Born Baby Health Care Tips
A baby is sure to light up any home, but knowing how best to accommodate your new son or daughter is key to a happy transition. Sure, your child is a little person, but don't expect Junior to pull up a beanbag and nosh on nachos with dad at all hours of the night. Not only will you need to put some thought into your child's feeding and sleeping routines, you've also got to make sure any siblings are ready to step up their game as well.
• Even when traveling, do your best to stick to the regular routine and schedule to keep your little one in the best mood possible.
• First-time parents don't believe it, but a healthy nap-time routine makes for a better night's sleep. Overtired babies have a hard time falling asleep and wake more often in the nighttime. Begin establishing a healthy, sleeping pattern as early as two weeks. Your newborn might not be ready for a schedule,
• A new baby means a lot of changes for the family. Praise your older children for their help, patience and understanding, and they will adjust to the new family member with ease.
• There is nothing wrong with the basics: patty-cake and peekaboo are games that have been used for years to entertain babies, while helping their brains grow. Your child will respond to the stimulation and enjoy the interaction.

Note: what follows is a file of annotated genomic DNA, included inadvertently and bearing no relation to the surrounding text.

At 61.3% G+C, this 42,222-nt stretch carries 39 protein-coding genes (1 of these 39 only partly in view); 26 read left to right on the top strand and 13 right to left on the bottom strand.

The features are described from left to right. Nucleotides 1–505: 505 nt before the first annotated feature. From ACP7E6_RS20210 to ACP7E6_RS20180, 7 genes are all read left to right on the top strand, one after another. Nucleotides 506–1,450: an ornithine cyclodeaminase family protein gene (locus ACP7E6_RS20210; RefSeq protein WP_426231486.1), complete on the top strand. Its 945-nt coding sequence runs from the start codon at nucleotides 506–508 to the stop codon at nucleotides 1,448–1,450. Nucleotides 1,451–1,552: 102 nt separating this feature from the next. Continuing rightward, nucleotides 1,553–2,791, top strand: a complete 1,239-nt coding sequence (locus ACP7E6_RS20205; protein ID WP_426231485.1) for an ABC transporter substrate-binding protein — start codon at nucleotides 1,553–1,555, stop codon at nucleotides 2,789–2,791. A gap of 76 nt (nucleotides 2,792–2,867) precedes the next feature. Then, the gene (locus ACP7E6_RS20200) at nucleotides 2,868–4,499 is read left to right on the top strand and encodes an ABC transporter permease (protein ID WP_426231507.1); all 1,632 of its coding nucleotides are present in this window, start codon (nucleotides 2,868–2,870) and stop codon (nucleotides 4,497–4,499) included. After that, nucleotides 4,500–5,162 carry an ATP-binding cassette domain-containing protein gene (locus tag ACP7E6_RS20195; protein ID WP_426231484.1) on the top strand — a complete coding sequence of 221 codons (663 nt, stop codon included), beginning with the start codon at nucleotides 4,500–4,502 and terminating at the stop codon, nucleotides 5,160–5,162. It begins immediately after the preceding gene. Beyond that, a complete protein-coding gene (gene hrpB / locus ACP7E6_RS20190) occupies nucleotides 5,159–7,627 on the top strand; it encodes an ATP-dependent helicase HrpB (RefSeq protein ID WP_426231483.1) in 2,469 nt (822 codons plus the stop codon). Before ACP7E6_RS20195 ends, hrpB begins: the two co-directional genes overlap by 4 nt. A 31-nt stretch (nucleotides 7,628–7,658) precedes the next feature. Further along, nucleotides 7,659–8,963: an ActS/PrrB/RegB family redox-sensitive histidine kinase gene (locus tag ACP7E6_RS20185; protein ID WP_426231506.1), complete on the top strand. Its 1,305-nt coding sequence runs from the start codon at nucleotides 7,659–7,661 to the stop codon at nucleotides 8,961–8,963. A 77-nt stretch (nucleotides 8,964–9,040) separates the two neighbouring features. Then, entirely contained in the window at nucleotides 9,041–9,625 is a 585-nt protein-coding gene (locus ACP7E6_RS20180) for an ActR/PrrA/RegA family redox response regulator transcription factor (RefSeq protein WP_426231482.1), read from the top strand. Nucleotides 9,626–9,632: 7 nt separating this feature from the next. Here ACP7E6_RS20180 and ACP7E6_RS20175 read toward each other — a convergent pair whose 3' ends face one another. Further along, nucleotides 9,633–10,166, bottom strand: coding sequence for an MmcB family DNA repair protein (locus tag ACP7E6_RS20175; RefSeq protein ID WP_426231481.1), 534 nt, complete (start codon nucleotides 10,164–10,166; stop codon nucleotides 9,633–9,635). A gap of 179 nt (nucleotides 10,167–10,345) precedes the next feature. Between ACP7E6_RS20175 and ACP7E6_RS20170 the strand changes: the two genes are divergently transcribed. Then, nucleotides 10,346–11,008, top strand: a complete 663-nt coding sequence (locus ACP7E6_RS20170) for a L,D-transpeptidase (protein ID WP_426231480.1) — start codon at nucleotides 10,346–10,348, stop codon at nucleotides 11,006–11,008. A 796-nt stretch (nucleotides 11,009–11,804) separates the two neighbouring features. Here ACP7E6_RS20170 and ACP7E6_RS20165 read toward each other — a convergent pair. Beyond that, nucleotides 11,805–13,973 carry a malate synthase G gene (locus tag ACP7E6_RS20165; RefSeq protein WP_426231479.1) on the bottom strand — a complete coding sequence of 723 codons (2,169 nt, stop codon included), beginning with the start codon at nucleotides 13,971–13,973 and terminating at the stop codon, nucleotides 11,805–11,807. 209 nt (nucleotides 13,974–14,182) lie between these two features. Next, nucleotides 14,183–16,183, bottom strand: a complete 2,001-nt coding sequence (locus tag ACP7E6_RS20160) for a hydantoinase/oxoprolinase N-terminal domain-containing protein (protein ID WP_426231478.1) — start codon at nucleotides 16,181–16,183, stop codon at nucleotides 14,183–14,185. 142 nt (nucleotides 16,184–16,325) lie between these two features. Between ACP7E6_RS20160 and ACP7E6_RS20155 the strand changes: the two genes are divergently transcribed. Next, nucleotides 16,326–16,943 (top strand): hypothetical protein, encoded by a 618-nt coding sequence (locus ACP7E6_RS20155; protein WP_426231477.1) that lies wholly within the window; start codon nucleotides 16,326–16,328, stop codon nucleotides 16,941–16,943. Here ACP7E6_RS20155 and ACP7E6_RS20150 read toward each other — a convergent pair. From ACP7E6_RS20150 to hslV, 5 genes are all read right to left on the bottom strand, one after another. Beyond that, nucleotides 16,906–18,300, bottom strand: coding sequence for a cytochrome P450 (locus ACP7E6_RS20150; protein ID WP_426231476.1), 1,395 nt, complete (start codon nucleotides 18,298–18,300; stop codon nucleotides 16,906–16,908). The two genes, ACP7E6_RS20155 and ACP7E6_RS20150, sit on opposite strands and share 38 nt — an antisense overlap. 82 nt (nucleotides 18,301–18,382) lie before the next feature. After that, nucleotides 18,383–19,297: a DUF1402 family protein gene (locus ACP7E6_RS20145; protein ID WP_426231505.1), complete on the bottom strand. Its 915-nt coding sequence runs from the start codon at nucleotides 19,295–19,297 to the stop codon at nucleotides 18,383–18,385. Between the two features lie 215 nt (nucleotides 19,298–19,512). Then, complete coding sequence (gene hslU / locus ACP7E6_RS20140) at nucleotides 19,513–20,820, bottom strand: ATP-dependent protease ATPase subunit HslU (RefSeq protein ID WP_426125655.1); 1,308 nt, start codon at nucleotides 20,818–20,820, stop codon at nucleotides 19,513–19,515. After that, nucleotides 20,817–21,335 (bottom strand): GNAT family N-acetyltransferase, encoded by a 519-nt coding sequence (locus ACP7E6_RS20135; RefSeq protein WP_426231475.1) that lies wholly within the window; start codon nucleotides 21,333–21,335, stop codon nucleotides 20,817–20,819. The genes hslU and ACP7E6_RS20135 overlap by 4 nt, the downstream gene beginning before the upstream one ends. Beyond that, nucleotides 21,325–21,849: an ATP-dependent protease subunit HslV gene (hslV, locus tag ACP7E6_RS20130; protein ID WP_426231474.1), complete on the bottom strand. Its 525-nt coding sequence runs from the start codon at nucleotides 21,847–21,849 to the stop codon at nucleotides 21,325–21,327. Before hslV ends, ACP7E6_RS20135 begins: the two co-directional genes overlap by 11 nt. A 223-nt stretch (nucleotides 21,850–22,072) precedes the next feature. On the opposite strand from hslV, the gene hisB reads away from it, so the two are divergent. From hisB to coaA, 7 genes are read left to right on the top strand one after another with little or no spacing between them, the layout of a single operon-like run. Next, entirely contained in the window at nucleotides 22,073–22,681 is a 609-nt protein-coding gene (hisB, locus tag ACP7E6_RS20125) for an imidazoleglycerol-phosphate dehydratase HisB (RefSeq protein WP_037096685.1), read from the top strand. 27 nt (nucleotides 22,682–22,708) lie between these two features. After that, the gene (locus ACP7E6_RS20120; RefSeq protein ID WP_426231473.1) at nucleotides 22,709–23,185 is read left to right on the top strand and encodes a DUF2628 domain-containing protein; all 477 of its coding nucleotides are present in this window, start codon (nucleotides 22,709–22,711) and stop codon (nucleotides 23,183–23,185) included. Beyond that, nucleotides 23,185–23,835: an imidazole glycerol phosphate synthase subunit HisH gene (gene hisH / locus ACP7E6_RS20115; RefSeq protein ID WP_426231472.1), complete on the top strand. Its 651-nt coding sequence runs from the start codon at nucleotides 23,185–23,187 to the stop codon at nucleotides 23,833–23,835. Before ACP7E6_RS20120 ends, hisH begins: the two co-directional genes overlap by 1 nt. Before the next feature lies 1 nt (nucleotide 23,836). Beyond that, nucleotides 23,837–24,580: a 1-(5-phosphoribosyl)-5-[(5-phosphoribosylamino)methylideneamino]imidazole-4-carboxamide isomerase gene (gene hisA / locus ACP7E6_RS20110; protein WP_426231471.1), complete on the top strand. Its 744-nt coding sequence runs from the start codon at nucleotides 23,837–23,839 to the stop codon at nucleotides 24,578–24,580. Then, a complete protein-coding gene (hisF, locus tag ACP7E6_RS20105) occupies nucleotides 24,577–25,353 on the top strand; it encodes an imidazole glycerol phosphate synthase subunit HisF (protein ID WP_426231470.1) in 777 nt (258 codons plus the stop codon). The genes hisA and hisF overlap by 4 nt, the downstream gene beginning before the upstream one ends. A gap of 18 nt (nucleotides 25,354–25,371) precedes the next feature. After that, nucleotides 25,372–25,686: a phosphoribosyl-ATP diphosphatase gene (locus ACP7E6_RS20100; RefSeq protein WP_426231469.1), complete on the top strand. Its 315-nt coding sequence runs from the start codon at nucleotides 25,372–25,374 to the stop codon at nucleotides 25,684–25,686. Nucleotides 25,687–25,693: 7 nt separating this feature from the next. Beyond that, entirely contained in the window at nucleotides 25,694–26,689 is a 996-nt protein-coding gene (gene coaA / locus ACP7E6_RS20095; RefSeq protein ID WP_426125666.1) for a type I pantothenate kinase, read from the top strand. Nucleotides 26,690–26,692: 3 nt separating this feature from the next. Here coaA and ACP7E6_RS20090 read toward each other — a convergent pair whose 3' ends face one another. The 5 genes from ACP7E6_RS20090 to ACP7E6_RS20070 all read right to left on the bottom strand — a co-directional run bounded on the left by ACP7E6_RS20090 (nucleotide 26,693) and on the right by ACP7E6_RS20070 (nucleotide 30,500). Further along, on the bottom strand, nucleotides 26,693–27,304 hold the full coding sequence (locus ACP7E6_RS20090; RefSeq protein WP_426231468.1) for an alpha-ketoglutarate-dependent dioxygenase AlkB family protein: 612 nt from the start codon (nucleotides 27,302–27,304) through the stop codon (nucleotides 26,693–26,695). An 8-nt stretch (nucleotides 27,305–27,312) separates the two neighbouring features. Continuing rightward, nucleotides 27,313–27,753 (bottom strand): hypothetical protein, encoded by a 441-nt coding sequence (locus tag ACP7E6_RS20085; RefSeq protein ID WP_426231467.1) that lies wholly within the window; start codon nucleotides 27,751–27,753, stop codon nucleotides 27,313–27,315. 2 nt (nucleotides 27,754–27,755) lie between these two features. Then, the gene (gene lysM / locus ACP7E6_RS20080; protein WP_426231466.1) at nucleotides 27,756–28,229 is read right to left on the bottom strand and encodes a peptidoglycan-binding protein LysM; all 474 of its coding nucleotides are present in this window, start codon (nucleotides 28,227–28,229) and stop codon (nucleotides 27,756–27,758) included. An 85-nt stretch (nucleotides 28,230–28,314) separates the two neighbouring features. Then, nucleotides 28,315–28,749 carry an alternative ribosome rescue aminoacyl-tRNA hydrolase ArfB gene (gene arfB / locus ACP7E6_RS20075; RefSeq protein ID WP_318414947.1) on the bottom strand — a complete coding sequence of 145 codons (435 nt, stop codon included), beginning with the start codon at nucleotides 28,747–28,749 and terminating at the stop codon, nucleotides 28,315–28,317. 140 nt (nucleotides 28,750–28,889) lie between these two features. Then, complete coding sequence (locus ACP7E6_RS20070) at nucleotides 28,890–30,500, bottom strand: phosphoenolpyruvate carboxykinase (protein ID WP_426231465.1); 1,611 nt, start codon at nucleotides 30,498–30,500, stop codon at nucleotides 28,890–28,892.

• The family pet needs to adjust to the new family member. Bringing home a blanket or outfit the baby has worn is always helpful, but also keep Fido to his normal routines. Skipping the long morning walk is fine for a day or two, but lack of exercise and attention will only make the animal resentful. Find a routine that works and stick with it.
• Consider starting your child off with a vegetable rather than a sweet fruit. Introduce vegetables as soon as you start solid foods to get your child's nutrition off on the right foot.
• Most babies experience diaper rash in their lifetime. Whether it is caused by a new food, wet diaper or side effect from medicine, the red, chapped skin is painful to baby and worrisome for Mom and Dad. The best treatment? A dry bottom. Make sure your child is completely dry after a diaper change, even if it means going naked for a few extra minutes. Change diapers more frequently,
• Babies cry. It's no secret. It's their only method of communication. After you check all the basics of hunger, diaper and noise, remind yourself that your child has been in a quiet safe womb for a long 40 weeks. Swaddle him or her in a blanket, hold them snugly and rock softly. Recreating that little nest will help calm a fussy newborn and hopefully, provide some much-needed sleep.
• Baby needs a gentle bath every other day or so. Skip the soap, and use a gentle made-for-baby cleanser